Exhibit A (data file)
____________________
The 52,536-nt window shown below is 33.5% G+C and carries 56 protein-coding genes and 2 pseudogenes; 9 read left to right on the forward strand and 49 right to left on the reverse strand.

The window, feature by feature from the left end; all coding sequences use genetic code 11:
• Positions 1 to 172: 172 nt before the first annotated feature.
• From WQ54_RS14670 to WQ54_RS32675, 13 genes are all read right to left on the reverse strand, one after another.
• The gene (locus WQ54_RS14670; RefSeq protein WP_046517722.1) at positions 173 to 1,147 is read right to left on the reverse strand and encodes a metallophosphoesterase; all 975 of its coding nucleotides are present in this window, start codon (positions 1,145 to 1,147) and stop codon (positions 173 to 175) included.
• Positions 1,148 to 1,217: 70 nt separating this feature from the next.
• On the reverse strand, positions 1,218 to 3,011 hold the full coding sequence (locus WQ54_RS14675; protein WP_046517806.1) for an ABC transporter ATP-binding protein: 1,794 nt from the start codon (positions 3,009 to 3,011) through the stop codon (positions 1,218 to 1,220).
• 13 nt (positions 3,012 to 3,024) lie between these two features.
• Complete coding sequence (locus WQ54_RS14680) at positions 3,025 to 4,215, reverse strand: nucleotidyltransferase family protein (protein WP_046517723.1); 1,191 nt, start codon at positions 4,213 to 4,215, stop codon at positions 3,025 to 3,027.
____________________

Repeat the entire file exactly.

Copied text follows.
The 52,536-nt window shown below is 33.5% G+C and carries 56 protein-coding genes and 2 pseudogenes; 9 read left to right on the forward strand and 49 right to left on the reverse strand.

The window, feature by feature from the left end; all coding sequences use genetic code 11:
• Positions 1 to 172: 172 nt before the first annotated feature.
• From WQ54_RS14670 to WQ54_RS32675, 13 genes are all read right to left on the reverse strand, one after another.
• The gene (locus WQ54_RS14670; RefSeq protein WP_046517722.1) at positions 173 to 1,147 is read right to left on the reverse strand and encodes a metallophosphoesterase; all 975 of its coding nucleotides are present in this window, start codon (positions 1,145 to 1,147) and stop codon (positions 173 to 175) included.
• Positions 1,148 to 1,217: 70 nt separating this feature from the next.
• On the reverse strand, positions 1,218 to 3,011 hold the full coding sequence (locus WQ54_RS14675; protein WP_046517806.1) for an ABC transporter ATP-binding protein: 1,794 nt from the start codon (positions 3,009 to 3,011) through the stop codon (positions 1,218 to 1,220).
• 13 nt (positions 3,012 to 3,024) lie between these two features.
• Complete coding sequence (locus WQ54_RS14680) at positions 3,025 to 4,215, reverse strand: nucleotidyltransferase family protein (protein WP_046517723.1); 1,191 nt, start codon at positions 4,213 to 4,215, stop codon at positions 3,025 to 3,027.